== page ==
IZA DP No. 15007: Impacts of State Paid Family Leave Policies for Older Workers with Spouses or Parents in Poor Health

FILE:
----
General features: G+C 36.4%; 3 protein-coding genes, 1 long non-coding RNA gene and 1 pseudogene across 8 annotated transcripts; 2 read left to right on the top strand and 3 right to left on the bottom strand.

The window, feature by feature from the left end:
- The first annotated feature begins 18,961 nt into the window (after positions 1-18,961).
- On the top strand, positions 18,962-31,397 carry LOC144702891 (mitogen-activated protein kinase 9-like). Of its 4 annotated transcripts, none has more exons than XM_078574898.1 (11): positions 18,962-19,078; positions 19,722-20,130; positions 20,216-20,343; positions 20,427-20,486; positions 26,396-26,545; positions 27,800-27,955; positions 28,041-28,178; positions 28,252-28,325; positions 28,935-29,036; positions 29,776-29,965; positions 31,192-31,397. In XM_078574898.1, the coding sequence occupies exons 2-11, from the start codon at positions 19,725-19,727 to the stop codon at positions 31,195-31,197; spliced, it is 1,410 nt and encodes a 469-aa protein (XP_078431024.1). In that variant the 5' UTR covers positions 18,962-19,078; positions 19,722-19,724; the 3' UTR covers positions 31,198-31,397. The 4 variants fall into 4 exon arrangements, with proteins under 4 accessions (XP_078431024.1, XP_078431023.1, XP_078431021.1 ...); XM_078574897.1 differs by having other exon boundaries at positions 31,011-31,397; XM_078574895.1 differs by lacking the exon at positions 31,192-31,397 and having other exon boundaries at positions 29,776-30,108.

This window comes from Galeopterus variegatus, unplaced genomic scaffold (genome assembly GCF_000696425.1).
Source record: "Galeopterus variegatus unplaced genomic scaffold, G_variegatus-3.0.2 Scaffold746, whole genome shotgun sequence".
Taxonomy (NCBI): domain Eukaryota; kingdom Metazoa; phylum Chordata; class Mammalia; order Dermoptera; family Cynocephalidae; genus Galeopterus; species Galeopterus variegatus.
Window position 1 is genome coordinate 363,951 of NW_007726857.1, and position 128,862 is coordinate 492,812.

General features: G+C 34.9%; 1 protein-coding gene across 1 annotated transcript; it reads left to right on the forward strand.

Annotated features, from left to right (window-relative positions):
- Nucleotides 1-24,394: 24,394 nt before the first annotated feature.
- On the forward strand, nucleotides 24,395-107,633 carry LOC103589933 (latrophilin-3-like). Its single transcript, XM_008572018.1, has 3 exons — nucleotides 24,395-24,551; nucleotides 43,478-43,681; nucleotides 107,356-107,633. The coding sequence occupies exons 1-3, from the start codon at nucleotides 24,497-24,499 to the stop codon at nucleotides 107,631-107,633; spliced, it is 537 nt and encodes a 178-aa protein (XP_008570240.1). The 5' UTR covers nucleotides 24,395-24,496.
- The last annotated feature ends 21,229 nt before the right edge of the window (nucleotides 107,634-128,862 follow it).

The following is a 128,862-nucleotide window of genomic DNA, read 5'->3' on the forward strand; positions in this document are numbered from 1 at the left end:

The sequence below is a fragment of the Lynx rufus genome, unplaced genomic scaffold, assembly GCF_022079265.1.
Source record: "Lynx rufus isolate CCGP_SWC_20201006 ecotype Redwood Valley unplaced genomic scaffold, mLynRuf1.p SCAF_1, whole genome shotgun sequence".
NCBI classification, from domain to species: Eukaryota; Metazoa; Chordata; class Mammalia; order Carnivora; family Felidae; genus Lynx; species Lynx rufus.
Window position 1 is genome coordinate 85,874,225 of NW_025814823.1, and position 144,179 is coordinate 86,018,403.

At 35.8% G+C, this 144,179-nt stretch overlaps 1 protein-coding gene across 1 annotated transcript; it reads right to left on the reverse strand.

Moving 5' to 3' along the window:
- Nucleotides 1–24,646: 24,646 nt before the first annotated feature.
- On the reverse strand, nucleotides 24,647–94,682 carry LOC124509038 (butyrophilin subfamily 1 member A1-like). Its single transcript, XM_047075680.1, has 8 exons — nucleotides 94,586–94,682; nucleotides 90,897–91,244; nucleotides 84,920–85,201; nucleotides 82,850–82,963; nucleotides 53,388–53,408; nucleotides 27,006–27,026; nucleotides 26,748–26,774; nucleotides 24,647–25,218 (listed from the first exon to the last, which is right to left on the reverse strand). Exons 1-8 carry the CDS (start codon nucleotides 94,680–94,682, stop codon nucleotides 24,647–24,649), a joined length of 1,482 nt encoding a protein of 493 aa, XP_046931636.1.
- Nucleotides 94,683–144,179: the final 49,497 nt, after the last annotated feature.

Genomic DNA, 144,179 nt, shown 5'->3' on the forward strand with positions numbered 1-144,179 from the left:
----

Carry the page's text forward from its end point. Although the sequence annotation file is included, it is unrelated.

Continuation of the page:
Since 2004 six states plus Washington, DC have implemented laws that provide paid leave benefits to workers caring for family members who have a disability or serious medical condition. Focusing on the most established state programs—California and New Jersey—this paper investigates whether paid family leave (PFL) policies facilitate greater labor supply, caregiving, and improvements in health outcomes for those likely to provide family care. Using our preferred estimation method, we find that women with a spouse in poor health are 7.4 percentage points more likely to work while providing care after the implementation of PFL compared to those not living in a PFL state. Similarly, women living within 10 miles of a parent in poor health are more likely to work while providing care (5.6 percentage points) after PFL. The implementation of state PFL also leads to improvements in mental health outcomes for these two groups of women. We fail to find strong evidence that PFL affects labor and care decisions for women living more than 10 miles from a parent in poor health. PFL also has less consistent effects on men.